Law School to Offer Family Alternative Dispute Resolution Clinic
Starting this fall, the Law School will offer a clinic designed to help low-income families resolve legal issues through mediation or other options outside of a courtroom.
The yearlong Family Alternative Dispute Resolution Clinic, which will accept up to eight students and offer six credits, will focus primarily on custody, divorce, visitation and support issues. The clinic began last fall as a pro bono pilot project funded by a grant from the Jessie Ball duPont Fund.
“The family law pro bono cases are the most difficult to place,” said clinic instructor Kimberly Emery, assistant dean for pro bono and public interest. “The need for family law representation is extreme.”
The clinic will partner with the Mediation Center of Charlottesville, which takes court-referred cases from the juvenile, domestic relations and circuit courts.
“We expect most of the cases we are going to get are going to deal with child custody and visitation issues, parenting-plan questions, probably child-support calculations and possibly spousal support,” said clinic instructor Richard Balnave. The clinic also may tackle some issues in divorce cases. “We can help people in mediation work out a lot of the details of the separation.”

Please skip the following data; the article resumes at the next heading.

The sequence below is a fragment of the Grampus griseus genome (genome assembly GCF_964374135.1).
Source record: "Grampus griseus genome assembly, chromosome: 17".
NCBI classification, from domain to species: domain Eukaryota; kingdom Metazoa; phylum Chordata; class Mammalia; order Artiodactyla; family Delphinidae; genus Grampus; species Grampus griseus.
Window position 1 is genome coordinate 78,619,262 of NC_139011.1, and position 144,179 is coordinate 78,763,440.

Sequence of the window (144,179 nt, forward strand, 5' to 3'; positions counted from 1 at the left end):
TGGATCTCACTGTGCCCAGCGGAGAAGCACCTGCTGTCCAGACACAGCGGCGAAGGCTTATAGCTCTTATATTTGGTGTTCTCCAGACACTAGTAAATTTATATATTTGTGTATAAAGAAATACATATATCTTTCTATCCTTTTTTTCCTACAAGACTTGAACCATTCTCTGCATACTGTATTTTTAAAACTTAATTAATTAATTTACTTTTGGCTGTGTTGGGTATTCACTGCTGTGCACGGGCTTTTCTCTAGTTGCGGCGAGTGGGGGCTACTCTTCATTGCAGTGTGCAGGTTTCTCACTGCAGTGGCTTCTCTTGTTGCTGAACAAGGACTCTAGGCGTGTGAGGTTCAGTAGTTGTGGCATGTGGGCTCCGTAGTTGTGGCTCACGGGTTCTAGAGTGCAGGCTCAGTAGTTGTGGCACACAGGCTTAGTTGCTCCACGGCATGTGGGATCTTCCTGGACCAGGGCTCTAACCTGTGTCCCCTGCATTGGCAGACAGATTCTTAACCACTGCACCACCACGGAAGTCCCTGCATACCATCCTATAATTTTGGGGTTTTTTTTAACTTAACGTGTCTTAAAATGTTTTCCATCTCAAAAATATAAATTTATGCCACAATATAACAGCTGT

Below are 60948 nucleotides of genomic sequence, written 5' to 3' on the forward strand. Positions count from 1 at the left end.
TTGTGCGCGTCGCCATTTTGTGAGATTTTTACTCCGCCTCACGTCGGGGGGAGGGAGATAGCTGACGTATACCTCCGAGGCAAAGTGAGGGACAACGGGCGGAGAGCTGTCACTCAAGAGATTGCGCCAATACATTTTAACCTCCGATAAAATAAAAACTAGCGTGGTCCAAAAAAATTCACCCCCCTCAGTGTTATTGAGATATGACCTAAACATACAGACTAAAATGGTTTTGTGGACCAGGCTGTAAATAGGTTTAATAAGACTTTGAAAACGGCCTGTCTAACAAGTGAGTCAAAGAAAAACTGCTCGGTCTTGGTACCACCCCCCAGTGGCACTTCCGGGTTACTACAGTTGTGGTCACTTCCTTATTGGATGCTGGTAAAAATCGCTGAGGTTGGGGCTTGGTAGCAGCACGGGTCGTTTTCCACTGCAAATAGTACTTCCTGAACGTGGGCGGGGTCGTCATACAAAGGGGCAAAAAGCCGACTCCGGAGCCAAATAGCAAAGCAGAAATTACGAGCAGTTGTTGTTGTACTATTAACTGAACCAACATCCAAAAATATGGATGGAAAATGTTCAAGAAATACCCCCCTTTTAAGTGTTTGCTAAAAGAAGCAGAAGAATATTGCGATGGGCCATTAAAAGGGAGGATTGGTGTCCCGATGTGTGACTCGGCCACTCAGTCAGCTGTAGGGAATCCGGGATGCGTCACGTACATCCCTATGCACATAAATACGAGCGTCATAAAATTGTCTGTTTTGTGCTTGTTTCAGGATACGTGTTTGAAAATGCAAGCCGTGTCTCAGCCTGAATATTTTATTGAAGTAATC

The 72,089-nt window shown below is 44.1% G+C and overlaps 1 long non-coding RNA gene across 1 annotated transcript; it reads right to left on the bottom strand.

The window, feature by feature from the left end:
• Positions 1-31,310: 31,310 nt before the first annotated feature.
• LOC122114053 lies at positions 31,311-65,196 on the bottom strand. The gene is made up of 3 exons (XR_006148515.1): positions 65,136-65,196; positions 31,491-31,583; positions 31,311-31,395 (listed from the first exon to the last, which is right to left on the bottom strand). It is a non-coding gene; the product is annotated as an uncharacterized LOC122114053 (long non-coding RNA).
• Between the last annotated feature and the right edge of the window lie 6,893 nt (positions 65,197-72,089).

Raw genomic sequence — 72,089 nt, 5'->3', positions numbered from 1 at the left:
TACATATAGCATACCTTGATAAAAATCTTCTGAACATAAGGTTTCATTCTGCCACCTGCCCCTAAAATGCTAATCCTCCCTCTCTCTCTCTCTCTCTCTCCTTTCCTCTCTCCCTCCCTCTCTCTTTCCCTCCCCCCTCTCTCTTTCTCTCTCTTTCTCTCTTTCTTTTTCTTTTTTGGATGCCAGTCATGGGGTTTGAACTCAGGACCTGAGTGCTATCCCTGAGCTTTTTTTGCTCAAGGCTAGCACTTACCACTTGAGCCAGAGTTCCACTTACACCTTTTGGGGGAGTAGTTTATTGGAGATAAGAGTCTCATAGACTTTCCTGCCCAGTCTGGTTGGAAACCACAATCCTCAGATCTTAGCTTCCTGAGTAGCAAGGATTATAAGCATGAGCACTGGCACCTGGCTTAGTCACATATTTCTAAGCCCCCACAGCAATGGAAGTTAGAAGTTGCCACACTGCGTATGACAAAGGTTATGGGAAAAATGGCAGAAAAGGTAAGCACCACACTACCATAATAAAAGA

Students in the clinic will co-mediate with the Mediation Center’s "experienced and certified family mediators,” he said.
The clinic will also work with the Central Virginia Legal Aid Society to accept referrals for collaborative law cases, in which clients retain their own lawyer, but in a less-adversarial setting than a typical family law case adjudicated in court. Emery recently designed training for local family law attorneys so they could assist in such cases free of charge.
In addition to a seminar in the fall that trains students to handle such cases, students will receive 20 hours of mediation skills training through a program approved by the Supreme Court of Virginia.
“All year long, students are going to be given opportunities to observe mediations and collaborative practice cases, and to actually participate in those,” Balnave said.
“Even for students who are not planning to go on to family law, they’ve learned the skills,” Emery added. “They’ve also seen how one type of alternative dispute resolution may be better than another.”
Balnave said by the end of the course students will be able to compare options for families in litigation, collaborative law and mediation settings.
“We’re going to have people who really want to have an amicable dissolution of the relationship and that’s going to be really satisfying for our students to work on — to help people through that difficult time,” he said.
With the new clinic, the Law School now offers 19 clinical courses.